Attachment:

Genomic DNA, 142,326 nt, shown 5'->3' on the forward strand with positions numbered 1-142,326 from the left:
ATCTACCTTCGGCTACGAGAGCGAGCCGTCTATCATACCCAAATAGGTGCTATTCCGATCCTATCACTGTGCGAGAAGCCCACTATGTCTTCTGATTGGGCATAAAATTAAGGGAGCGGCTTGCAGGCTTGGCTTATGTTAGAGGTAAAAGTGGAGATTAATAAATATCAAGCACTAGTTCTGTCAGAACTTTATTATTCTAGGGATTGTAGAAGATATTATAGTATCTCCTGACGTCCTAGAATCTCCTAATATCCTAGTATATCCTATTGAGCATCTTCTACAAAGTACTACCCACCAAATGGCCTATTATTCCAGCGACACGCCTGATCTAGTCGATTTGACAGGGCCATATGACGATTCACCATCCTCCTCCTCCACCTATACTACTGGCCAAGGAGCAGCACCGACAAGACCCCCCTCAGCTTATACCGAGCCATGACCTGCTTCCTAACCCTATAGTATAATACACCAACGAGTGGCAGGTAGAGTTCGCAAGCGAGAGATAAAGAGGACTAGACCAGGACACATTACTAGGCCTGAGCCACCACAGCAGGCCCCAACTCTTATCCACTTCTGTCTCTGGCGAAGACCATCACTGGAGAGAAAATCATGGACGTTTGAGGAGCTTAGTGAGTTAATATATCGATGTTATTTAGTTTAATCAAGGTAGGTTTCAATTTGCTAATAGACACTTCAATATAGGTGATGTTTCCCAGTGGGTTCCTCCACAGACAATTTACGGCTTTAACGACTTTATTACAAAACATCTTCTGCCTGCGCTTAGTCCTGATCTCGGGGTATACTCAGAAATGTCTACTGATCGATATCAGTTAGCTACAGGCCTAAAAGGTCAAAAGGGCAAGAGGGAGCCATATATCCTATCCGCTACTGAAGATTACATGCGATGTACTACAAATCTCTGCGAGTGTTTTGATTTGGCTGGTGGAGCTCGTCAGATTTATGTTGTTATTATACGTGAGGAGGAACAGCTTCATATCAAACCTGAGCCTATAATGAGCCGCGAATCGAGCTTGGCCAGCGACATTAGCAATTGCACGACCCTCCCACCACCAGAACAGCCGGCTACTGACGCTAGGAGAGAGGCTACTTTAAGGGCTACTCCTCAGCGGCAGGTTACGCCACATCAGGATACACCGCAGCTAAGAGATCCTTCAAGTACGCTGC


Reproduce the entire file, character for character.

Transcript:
Genomic DNA, 142,326 nt, shown 5'->3' on the forward strand with positions numbered 1-142,326 from the left:
ATCTACCTTCGGCTACGAGAGCGAGCCGTCTATCATACCCAAATAGGTGCTATTCCGATCCTATCACTGTGCGAGAAGCCCACTATGTCTTCTGATTGGGCATAAAATTAAGGGAGCGGCTTGCAGGCTTGGCTTATGTTAGAGGTAAAAGTGGAGATTAATAAATATCAAGCACTAGTTCTGTCAGAACTTTATTATTCTAGGGATTGTAGAAGATATTATAGTATCTCCTGACGTCCTAGAATCTCCTAATATCCTAGTATATCCTATTGAGCATCTTCTACAAAGTACTACCCACCAAATGGCCTATTATTCCAGCGACACGCCTGATCTAGTCGATTTGACAGGGCCATATGACGATTCACCATCCTCCTCCTCCACCTATACTACTGGCCAAGGAGCAGCACCGACAAGACCCCCCTCAGCTTATACCGAGCCATGACCTGCTTCCTAACCCTATAGTATAATACACCAACGAGTGGCAGGTAGAGTTCGCAAGCGAGAGATAAAGAGGACTAGACCAGGACACATTACTAGGCCTGAGCCACCACAGCAGGCCCCAACTCTTATCCACTTCTGTCTCTGGCGAAGACCATCACTGGAGAGAAAATCATGGACGTTTGAGGAGCTTAGTGAGTTAATATATCGATGTTATTTAGTTTAATCAAGGTAGGTTTCAATTTGCTAATAGACACTTCAATATAGGTGATGTTTCCCAGTGGGTTCCTCCACAGACAATTTACGGCTTTAACGACTTTATTACAAAACATCTTCTGCCTGCGCTTAGTCCTGATCTCGGGGTATACTCAGAAATGTCTACTGATCGATATCAGTTAGCTACAGGCCTAAAAGGTCAAAAGGGCAAGAGGGAGCCATATATCCTATCCGCTACTGAAGATTACATGCGATGTACTACAAATCTCTGCGAGTGTTTTGATTTGGCTGGTGGAGCTCGTCAGATTTATGTTGTTATTATACGTGAGGAGGAACAGCTTCATATCAAACCTGAGCCTATAATGAGCCGCGAATCGAGCTTGGCCAGCGACATTAGCAATTGCACGACCCTCCCACCACCAGAACAGCCGGCTACTGACGCTAGGAGAGAGGCTACTTTAAGGGCTACTCCTCAGCGGCAGGTTACGCCACATCAGGATACACCGCAGCTAAGAGATCCTTCAAGTACGCTGC